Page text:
This connection showed up in our magazine in several ways. First, we included artwork by and coverage of artists, musicians, and other cultural workers in parity with our political content, and dedicated an entire section of each issue of the magazine to culture. We also had themes related to culture, such as the "Make Art Not War" theme (No. 24, Jan/Feb 2004). Some examples of this type of coverage included interviews with muralists, musicians, graffiti artists, or theater performers.

Second, we made a magazine that looked good. Many publications, from veterans like Z Magazine to newcomers like Upping the Anti seem to have the theory that the content will speak for itself and does not need to be packaged attractively. The problem is that pages and pages of text overwhelm readers. Having an attractive magazine makes the content more accessible. Other magazines that do this well include Orion and Herbivore.

Activism, politics, and civic participation need to be interesting, fun, and attractive to individuals. Not only does this prevent burnout and increase participation, it models a future world we want to live in where our lives are both productive and enjoyable (and pretty).

Finally, we also combined coverage of activism and a critique of dominant society with stories relating to living in this society, looking at things such as death, parenting, sexuality, or health. While "lifestylism" is often considered a pejorative term, it was important that Clamor help activists examine critical areas of their lives, and talk about how our politics can be reflected in the choices we make. Partially this was a reflection of what we, as individuals, were going through, as we grew up and out of the punk scene and had to make choices about work, love, and life. We needed and wanted guidance from others who were going through, or had gone through, those difficult choices.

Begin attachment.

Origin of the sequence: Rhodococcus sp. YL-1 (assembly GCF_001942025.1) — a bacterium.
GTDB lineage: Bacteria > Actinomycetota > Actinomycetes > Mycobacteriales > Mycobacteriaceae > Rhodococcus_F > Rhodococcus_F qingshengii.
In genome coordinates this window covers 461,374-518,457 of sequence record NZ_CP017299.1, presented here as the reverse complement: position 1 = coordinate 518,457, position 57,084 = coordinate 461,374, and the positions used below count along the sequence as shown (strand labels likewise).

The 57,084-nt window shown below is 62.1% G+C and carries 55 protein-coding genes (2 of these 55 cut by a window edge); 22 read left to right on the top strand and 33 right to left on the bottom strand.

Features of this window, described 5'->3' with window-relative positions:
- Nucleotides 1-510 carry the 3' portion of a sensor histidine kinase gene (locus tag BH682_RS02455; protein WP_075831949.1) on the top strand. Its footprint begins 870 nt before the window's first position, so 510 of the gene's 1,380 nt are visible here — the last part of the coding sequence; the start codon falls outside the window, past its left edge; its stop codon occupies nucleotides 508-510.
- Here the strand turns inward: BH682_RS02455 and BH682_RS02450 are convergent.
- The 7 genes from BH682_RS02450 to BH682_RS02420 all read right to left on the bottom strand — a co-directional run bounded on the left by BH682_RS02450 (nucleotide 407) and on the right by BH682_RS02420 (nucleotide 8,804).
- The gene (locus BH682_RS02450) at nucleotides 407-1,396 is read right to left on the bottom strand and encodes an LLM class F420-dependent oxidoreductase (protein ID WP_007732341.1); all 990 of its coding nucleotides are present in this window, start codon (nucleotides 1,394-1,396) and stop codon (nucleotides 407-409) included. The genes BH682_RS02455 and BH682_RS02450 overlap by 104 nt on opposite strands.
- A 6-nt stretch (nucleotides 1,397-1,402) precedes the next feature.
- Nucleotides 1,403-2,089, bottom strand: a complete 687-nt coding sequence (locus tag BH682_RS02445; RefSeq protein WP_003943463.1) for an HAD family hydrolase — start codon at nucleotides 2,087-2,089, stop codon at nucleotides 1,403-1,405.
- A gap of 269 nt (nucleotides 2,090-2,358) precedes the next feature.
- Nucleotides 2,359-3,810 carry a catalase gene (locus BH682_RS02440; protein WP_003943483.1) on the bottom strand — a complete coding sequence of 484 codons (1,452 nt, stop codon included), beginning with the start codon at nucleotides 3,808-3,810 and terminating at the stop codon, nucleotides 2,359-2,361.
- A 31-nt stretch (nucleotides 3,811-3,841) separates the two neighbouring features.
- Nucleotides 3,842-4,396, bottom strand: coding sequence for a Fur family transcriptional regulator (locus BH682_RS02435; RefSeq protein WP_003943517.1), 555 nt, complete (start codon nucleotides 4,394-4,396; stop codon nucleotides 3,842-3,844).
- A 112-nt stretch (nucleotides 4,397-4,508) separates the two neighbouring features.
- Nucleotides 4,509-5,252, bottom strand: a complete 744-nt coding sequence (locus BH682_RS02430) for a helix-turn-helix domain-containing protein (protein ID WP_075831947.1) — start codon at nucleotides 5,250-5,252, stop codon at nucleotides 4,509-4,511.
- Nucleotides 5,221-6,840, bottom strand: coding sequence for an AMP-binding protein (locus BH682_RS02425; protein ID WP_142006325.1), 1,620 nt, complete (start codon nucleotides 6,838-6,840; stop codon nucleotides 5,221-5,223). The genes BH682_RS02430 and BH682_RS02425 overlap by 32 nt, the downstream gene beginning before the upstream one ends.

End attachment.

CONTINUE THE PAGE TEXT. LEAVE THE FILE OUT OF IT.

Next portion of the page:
When Clamor started, Jason and I did everything except write the stories and draw the pictures. We sold advertising, did layout, recruited writers, edited pieces, worked with the printer, bought the office supplies, filled orders for subscriptions, got the magazine distributed to stores, and made the coffee.

Having a small decision-making group (of two) contributed significantly to our stability and effectiveness. Even later, when we worked with Josh Breitbart as our consulting editor (from 2001-ish to 2004-ish), each of us could make major decisions about the future of the magazine just by consulting with two other people. This helped us make decisions quickly and with consensus for the most part. One reason this was possible is because Jason and I both have a high capacity for getting shit done, and early on we did not need to bring on new members or form a large collective to get necessary tasks completed. I have worked with other groups that sought to have a large collective with a lot of decision makers for political reasons, and that form of organization is equally valid depending on


Excerpted from Becoming the Media by Jen Angel. Copyright © 2008 Jen Angel. Excerpted by permission of PM Press.